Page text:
students sitting on the Quad chatting

What Are the Signs of Healthy and Unhealthy Relationships?

Greg Vander Wal

about the AUTHOR

Dr. Greg Vander Wal is the executive director of The University of Alabama Counseling Center and a licensed psychologist. Vander Wal has over a decade of experience in collegiate mental health services.

As we return to campus and prepare for another fantastic semester at the Capstone, we are reminded of the importance of healthy relationships. Whether it be with your roommates, loved ones or significant other, we all deserve healthy relationships that thrive with open communication, respect and kindness. As a reminder, signs of healthy relationships include:

  • the relationship moving at a comfortable pace
  • honesty
  • respect
  • kindness
  • healthy conflict where issues are openly and respectfully discussed
  • trust
  • independence
  • equality
  • taking responsibility
  • fun

While ideally all our relationships would be defined by these healthy characteristics, sometimes unhealthy relationship behaviors can creep in. It is essential to know what is unhealthy in the context of a relationship. Some unhealthy relationships signs include:

  • intensity
  • manipulation
  • sabotage
  • guilting
  • deflecting responsibility
  • possessiveness
  • isolation
  • belittling
  • volatility
  • betrayal

Relationships take work and thrive with effective communication. If you or one of your peers needs support with an unhealthy relationship or would like to learn more about enhancing your already healthy relationships, we have many campus resources to support our students.

Campus Resources

The Women and Gender Resource Center – The WGRC provides free, confidential and voluntary counseling and advocacy services to members of the UA community who are victims/survivors of interpersonal violence. Alongside individual counseling, the WGRC also hosts the Breaking Free support group. This group is inclusive and non-judgmental and covers topics of boundaries, assertiveness and healthy relationships. To schedule a one-on-one appointment with a therapist or to learn more about the Breaking Free support group, call the WGRC at 205-348-5040.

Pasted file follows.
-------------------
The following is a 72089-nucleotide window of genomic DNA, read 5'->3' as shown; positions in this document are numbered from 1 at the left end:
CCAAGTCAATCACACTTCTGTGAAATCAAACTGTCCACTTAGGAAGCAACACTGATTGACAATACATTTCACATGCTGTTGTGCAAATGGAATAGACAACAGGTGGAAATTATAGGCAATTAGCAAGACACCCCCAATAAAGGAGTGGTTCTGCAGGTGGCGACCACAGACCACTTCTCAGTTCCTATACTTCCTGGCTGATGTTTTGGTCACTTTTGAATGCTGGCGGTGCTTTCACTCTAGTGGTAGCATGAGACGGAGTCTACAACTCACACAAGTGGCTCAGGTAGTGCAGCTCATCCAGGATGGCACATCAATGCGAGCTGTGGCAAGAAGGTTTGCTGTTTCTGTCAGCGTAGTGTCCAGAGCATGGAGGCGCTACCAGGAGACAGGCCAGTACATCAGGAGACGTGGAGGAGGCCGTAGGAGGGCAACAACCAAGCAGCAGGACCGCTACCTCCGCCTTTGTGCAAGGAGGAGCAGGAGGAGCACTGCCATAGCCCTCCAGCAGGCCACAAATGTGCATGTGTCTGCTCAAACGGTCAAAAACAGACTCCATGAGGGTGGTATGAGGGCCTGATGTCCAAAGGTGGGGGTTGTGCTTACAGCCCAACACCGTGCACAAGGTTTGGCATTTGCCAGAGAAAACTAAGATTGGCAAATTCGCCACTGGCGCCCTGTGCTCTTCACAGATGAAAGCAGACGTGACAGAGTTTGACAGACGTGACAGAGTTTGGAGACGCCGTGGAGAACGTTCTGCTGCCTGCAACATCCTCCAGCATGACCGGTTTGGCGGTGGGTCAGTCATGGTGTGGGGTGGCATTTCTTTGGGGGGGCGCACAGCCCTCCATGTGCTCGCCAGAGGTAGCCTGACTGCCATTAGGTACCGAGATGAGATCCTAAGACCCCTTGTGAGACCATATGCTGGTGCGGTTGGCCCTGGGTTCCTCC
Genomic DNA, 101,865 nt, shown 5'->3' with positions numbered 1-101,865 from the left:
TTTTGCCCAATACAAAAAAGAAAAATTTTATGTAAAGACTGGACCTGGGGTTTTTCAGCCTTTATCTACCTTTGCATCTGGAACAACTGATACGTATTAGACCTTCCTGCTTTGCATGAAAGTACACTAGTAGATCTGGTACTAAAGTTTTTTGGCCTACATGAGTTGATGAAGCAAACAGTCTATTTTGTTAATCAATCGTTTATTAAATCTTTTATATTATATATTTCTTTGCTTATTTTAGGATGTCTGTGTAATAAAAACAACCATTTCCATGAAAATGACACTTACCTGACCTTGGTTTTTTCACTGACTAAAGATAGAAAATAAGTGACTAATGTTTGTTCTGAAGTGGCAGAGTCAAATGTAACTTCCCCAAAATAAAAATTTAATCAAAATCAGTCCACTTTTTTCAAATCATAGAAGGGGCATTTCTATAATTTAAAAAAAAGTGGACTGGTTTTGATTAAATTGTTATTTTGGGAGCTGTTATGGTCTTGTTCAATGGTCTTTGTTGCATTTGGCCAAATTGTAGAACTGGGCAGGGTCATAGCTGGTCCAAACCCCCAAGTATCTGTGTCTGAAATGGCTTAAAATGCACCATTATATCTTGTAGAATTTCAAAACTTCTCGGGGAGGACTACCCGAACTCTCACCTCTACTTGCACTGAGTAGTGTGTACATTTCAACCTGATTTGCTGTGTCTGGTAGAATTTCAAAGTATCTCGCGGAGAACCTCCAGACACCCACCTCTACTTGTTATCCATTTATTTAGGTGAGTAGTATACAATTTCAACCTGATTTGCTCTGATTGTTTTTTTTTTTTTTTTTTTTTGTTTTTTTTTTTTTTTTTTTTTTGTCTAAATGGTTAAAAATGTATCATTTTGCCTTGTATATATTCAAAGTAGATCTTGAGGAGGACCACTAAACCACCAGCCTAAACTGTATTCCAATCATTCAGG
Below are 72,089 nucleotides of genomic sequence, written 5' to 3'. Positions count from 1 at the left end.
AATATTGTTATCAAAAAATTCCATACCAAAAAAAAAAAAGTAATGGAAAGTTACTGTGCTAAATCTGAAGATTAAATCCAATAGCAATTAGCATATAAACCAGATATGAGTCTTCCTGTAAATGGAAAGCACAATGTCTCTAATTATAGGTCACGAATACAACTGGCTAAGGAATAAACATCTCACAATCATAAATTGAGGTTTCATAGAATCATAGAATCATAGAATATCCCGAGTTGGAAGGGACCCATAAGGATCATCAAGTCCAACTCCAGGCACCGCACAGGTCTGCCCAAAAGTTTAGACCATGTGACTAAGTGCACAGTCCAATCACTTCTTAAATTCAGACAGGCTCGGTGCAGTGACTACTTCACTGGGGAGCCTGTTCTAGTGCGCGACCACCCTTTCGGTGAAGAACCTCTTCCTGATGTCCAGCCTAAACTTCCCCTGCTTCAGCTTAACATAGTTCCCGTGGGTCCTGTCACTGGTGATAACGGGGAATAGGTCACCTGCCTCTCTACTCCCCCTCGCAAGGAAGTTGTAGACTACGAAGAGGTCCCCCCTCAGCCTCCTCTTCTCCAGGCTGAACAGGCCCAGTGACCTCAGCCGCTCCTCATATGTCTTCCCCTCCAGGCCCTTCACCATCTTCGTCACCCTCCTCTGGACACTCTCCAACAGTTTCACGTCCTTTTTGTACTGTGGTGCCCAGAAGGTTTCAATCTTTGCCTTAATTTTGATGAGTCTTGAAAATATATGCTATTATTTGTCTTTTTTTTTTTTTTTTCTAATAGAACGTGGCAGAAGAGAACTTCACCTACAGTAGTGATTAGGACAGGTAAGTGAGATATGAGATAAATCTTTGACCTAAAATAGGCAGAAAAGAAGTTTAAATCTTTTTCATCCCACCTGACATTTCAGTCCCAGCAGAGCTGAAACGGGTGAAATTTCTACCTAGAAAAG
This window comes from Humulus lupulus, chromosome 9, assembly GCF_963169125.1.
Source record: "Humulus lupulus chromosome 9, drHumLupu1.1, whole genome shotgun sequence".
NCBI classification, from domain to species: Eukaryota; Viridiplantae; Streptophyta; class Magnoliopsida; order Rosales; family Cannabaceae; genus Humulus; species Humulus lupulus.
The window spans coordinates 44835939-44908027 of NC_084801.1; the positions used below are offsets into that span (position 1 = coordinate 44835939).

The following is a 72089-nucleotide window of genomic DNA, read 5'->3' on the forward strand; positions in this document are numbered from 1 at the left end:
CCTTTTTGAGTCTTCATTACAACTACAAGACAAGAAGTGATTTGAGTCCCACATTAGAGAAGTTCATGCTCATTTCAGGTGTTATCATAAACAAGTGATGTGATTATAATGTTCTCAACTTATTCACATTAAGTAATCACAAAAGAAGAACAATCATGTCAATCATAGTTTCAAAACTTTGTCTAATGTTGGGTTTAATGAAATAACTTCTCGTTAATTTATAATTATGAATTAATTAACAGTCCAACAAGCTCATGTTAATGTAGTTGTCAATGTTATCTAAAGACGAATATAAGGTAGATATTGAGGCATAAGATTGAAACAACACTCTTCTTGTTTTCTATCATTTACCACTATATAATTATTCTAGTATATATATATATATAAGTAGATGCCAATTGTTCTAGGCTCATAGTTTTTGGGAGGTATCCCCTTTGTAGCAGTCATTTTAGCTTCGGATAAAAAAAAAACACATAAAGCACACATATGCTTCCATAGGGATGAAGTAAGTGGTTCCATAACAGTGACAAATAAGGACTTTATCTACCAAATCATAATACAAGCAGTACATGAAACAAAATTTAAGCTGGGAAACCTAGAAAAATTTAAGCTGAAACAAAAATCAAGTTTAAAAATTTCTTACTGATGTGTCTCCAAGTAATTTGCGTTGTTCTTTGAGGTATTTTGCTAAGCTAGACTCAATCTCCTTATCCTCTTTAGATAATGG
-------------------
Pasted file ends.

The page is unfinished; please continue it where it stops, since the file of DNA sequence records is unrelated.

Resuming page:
The Counseling Center – The Counseling Center helps University of Alabama students, both undergraduate and graduate, achieve academic success through a variety of counseling services. Currently enrolled UA students looking for resources on healthy relationships can join the Counseling Center’s Mind Matter’s workshop series on healthy relationships or learn about healthy vs. unhealthy relationships and relationship myths on the Counseling Center’s website. Students wishing to speak to a therapist at the Counseling Center should call 205-348-3863 to schedule a screening or a 30-minute same-day phone consultation.

The Office of Title IX – The Office of the Title IX Coordinator, a part of Equal Opportunity and Title IX Programs, receives and investigates reports of prohibited conduct and assists students and employees with supportive measures. Reports can be made directly to the Title IX office on the UAct website or anonymously online at the EthicsPoint hotline. If you have an immediate safety concern, please contact UAPD at 205-348-5454 or call 911.

This story is part of the Mental Well-being series, which features tips and insights on issues related to mental health from experts at The University of Alabama.